No verdict reached yet in Coast Guard court-martial

Panel members hear defense's evidence, closing arguments

Members of a court-martial panel began deliberating in the case against a U.S. Coast Guardsman accused of sexually assaulting another member of the Coast Guard in Valdez last January.


The panel — comprised of five officers and three enlisted Coast Guard members — broke to deliberate at about 8:20 a.m. Thursday after listening to two full day’s worth of evidence, as well as closing arguments, Tuesday and Wednesday.

A verdict was not reached by 5:15 p.m. Thursday, at which point the presiding military judge Captain Michael E. Tousley told them to reconvene at 8 a.m. Friday morning.

If a verdict is not reached by Friday evening, the panel will meet again on Saturday, and throughout the weekend, says Lt. Stanley Fields, a judge advocate for the Coast Guard who is serving as a spokesman for the case.

Prosecutors allege Fireman Roque E. Trevino, 23, sexually assaulted a petty officer third-class, also 23, who was stationed in Valdez the night of Jan. 3, 2011.

Trevino is facing three charges, or specifications, under Article 120 of the Uniform Code of Military Justice — two for aggravated sexual assault and one for abusive sexual contact. Aggravated sexual assault is punishable by up to 30 years in military jail; abusive sexual contact, seven years.

That means if convicted, Trevino facing a maximum prison sentence of 67 years.

Defense attorneys, however, say the sexual encounters that evening were consensual.

No physical or forensic evidence was introduced in the case, which essentially pitted the alleged victim’s statements against Trevino’s statements.

On Wednesday, Trevino’s attorneys tried to make the case that the alleged victim was dishonest, not credible and had motive to lie. They say she felt “shame, regret, embarrassment” after being “caught” by her Coast Guard friends having consensual sex with Trevino.

That’s contrary to the prosecutors side of the story, whose two eye witnesses testified finding their extremely intoxicated friend, whom they knew for only a month or two, motionless on a stairwell leading to her apartment in a state of undress with Trevino. They described her as being in a rag-doll state, unable to lift her limbs, dress herself, stand without assistance, or open the door to her apartment.

Trevino is represented by U.S. Navy Lt. Michael Hanzel and U.S. Navy Lt. Sarah Dorsett, who are based out of Bremerton, Wash., but represent Coast Guard defendants since the Coast Guard does not have defense attorneys.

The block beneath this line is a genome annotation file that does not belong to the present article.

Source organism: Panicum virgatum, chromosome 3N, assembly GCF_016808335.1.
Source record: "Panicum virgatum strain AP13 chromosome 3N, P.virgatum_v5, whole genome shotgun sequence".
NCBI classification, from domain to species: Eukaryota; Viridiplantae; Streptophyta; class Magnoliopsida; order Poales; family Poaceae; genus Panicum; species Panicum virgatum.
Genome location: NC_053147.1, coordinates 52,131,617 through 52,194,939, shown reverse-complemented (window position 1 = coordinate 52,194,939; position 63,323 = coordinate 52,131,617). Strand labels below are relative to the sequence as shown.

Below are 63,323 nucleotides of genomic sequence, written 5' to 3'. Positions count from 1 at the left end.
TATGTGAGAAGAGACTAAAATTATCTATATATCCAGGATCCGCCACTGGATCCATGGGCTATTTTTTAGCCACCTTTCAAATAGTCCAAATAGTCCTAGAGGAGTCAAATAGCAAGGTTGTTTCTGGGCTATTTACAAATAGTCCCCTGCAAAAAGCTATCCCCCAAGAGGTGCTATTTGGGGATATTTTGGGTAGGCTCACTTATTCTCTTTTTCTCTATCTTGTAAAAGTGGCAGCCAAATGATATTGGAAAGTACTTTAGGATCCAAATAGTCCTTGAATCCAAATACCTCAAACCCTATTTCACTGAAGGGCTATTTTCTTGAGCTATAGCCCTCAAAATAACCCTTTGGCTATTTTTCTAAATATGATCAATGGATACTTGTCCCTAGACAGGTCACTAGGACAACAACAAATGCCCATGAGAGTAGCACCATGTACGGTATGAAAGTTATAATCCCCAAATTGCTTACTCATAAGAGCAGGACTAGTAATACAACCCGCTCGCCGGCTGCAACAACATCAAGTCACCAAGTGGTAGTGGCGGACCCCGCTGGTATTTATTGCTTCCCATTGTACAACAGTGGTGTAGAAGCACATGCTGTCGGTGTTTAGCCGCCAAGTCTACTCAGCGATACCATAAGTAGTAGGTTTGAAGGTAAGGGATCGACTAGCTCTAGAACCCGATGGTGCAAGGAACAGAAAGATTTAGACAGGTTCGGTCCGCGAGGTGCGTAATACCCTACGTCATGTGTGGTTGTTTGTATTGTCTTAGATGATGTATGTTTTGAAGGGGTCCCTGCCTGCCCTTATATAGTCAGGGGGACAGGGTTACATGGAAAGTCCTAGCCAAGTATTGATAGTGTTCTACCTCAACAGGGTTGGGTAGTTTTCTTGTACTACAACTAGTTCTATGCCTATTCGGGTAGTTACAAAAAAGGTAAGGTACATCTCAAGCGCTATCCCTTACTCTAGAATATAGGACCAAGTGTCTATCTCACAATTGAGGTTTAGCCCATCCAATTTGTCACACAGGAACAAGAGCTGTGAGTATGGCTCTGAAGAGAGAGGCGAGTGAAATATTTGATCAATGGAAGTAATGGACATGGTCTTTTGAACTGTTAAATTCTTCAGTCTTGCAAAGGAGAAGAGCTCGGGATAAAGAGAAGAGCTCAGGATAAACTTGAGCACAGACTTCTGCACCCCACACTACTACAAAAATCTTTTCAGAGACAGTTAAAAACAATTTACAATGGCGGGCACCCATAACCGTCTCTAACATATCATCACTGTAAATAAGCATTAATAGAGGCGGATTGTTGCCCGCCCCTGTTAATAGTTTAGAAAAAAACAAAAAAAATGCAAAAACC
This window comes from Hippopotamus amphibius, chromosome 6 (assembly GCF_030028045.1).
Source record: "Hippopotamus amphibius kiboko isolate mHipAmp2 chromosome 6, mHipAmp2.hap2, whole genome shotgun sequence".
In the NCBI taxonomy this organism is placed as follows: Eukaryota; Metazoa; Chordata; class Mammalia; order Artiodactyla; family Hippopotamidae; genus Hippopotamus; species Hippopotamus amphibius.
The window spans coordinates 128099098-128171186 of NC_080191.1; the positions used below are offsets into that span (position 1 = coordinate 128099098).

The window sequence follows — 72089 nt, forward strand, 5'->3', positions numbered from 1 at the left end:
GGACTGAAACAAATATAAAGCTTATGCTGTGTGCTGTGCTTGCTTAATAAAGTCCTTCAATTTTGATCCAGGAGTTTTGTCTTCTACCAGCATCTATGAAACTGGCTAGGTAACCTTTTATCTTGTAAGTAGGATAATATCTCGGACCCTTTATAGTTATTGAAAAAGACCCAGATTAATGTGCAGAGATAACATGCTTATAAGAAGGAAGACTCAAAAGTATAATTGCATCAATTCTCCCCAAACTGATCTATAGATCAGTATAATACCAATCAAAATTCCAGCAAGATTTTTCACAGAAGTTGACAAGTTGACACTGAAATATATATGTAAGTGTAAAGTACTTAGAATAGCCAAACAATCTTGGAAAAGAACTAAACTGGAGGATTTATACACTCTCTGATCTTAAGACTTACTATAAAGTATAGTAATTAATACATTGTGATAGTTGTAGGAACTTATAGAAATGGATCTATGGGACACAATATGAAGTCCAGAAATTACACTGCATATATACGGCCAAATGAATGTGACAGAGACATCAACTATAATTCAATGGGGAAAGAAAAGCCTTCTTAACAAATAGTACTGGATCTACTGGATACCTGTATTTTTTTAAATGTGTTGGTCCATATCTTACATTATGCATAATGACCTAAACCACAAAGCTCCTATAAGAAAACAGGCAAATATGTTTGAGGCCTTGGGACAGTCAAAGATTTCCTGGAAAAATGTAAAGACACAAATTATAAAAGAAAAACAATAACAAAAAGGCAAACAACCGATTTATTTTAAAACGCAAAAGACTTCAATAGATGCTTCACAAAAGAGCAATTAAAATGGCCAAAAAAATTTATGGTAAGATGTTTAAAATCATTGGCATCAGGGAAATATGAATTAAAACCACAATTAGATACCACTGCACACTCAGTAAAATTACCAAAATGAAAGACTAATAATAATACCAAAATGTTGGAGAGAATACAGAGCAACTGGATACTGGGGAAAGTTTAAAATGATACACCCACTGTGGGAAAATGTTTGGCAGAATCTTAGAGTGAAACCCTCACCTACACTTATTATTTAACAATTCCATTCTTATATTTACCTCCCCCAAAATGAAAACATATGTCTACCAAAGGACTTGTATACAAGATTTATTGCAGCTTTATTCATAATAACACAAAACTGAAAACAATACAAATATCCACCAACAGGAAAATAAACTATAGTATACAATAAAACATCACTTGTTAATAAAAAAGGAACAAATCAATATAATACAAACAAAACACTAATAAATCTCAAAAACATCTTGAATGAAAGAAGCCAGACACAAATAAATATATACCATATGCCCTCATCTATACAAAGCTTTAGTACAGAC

Hanzel and Dorsett constructed a new narrative, saying the woman had consensual sex with Trevino to try to make the man she wanted to be her boyfriend jealous. The two lawyers charged that the alleged victim called the out-of-state man in Orlando that night and told him “the real story.” Defense attorneys say the woman later walked back her story when she realized her career was at stake.

The man, now a college student in Florida, testified on Wednesday for the defense about the 3 a.m. phone call, and shared some of the details with the court-martial panel members. He added that she didn’t sound drunk at the time.

Also called to the stand was an expert witness, Dr. Mark A. Koenen. Koenen is a forensic psychiatrist currently in private practice in Seattle who specializes in the fields of substance abuse and memory.

Koenen testified in the defense team’s favor, saying that the woman’s memories of that night were “not consistent with a black-out.”

During closing arguments that lasted an hour, the defense team further portrayed their client as a patriotic Guardsman with outstanding military character. Two of Trevino’s Coast Guard coworkers testified on his behalf.

At the time of the alleged offense, Trevino was stationed on the U.S. Coast Guard Cutter Long Island and he is now an E-3 who works in the engineering department for Coast Guard Sector Anchorage.

“Fireman Trevino is an innocent young man who did what guys do in bars,” Hanzel said. “He just picked the wrong girl.”

To that, prosecutor Lieutenant Commander Tamara Wallen replied during her closing arguments, “The defense says he picked the wrong girl. It’s true — he picked the drunk girl.”

• Contact reporter Emily Russo Miller at 523-2263 or at

Editors' note: Due to the sensitive nature of this article, the commenting feature has been removed. Thank you for your understanding.


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